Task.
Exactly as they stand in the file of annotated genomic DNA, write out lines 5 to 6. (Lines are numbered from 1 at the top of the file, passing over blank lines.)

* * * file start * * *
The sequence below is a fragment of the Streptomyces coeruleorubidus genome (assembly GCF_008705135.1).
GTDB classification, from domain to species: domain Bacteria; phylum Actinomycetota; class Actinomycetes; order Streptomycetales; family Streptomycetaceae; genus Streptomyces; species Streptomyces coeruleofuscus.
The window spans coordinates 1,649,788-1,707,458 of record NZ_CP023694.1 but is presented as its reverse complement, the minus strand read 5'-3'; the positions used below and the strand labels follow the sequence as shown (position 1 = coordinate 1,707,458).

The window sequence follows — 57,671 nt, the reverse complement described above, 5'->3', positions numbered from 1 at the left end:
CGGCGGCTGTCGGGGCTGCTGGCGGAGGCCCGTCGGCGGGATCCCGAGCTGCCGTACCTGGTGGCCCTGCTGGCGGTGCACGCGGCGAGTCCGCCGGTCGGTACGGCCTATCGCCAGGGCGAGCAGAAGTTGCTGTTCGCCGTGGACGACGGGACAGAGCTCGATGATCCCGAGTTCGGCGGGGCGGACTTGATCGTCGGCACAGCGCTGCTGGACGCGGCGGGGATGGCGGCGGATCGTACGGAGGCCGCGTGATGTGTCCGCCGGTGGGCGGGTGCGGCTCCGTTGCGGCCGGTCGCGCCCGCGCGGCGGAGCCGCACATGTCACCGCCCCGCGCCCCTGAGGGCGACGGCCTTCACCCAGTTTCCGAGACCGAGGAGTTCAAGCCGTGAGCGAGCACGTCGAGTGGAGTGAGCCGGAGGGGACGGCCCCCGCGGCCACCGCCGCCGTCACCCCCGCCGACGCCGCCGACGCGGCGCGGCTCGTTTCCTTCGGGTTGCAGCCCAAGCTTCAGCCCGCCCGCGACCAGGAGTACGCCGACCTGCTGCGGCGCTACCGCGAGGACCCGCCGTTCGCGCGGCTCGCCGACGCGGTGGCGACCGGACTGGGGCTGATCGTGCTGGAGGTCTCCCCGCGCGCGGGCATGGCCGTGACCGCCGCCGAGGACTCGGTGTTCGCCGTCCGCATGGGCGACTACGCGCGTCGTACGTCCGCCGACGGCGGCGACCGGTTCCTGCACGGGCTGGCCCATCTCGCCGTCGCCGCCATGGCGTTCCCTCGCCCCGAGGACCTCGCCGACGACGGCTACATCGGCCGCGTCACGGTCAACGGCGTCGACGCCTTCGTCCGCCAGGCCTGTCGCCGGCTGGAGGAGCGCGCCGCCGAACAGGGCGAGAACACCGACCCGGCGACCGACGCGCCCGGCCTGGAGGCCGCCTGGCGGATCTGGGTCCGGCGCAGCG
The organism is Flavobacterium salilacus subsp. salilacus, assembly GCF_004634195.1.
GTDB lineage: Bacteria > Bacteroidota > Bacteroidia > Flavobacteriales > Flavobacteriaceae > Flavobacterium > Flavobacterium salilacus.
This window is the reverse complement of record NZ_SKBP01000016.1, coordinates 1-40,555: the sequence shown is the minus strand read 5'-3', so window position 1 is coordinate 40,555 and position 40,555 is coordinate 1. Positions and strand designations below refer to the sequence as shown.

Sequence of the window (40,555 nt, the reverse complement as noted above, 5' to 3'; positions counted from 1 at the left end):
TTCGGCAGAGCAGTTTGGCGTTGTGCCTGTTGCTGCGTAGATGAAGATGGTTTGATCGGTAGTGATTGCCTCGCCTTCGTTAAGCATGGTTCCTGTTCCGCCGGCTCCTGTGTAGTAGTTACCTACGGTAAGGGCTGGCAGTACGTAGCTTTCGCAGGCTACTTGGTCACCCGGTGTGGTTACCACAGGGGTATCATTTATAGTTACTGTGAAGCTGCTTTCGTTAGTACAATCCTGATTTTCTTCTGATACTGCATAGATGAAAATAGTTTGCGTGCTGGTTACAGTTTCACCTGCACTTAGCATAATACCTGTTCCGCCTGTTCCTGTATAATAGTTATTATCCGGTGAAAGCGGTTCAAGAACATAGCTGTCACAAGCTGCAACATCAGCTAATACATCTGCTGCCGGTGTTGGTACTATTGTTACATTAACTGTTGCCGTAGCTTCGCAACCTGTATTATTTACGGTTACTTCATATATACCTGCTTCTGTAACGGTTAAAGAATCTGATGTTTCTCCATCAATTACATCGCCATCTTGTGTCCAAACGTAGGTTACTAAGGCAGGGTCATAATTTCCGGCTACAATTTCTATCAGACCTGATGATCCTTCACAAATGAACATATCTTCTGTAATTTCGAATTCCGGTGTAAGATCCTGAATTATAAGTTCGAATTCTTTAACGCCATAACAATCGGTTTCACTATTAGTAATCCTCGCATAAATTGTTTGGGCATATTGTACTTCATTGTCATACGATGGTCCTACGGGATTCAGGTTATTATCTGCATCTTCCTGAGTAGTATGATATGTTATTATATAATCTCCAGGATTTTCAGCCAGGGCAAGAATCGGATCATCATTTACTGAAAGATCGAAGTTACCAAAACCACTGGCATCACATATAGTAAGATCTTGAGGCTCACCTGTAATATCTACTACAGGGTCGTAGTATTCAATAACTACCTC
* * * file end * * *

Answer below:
CGGCGGCTGTCGGGGCTGCTGGCGGAGGCCCGTCGGCGGGATCCCGAGCTGCCGTACCTGGTGGCCCTGCTGGCGGTGCACGCGGCGAGTCCGCCGGTCGGTACGGCCTATCGCCAGGGCGAGCAGAAGTTGCTGTTCGCCGTGGACGACGGGACAGAGCTCGATGATCCCGAGTTCGGCGGGGCGGACTTGATCGTCGGCACAGCGCTGCTGGACGCGGCGGGGATGGCGGCGGATCGTACGGAGGCCGCGTGATGTGTCCGCCGGTGGGCGGGTGCGGCTCCGTTGCGGCCGGTCGCGCCCGCGCGGCGGAGCCGCACATGTCACCGCCCCGCGCCCCTGAGGGCGACGGCCTTCACCCAGTTTCCGAGACCGAGGAGTTCAAGCCGTGAGCGAGCACGTCGAGTGGAGTGAGCCGGAGGGGACGGCCCCCGCGGCCACCGCCGCCGTCACCCCCGCCGACGCCGCCGACGCGGCGCGGCTCGTTTCCTTCGGGTTGCAGCCCAAGCTTCAGCCCGCCCGCGACCAGGAGTACGCCGACCTGCTGCGGCGCTACCGCGAGGACCCGCCGTTCGCGCGGCTCGCCGACGCGGTGGCGACCGGACTGGGGCTGATCGTGCTGGAGGTCTCCCCGCGCGCGGGCATGGCCGTGACCGCCGCCGAGGACTCGGTGTTCGCCGTCCGCATGGGCGACTACGCGCGTCGTACGTCCGCCGACGGCGGCGACCGGTTCCTGCACGGGCTGGCCCATCTCGCCGTCGCCGCCATGGCGTTCCCTCGCCCCGAGGACCTCGCCGACGACGGCTACATCGGCCGCGTCACGGTCAACGGCGTCGACGCCTTCGTCCGCCAGGCCTGTCGCCGGCTGGAGGAGCGCGCCGCCGAACAGGGCGAGAACACCGACCCGGCGACCGACGCGCCCGGCCTGGAGGCCGCCTGGCGGATCTGGGTCCGGCGCAGCG
The organism is Flavobacterium salilacus subsp. salilacus, assembly GCF_004634195.1.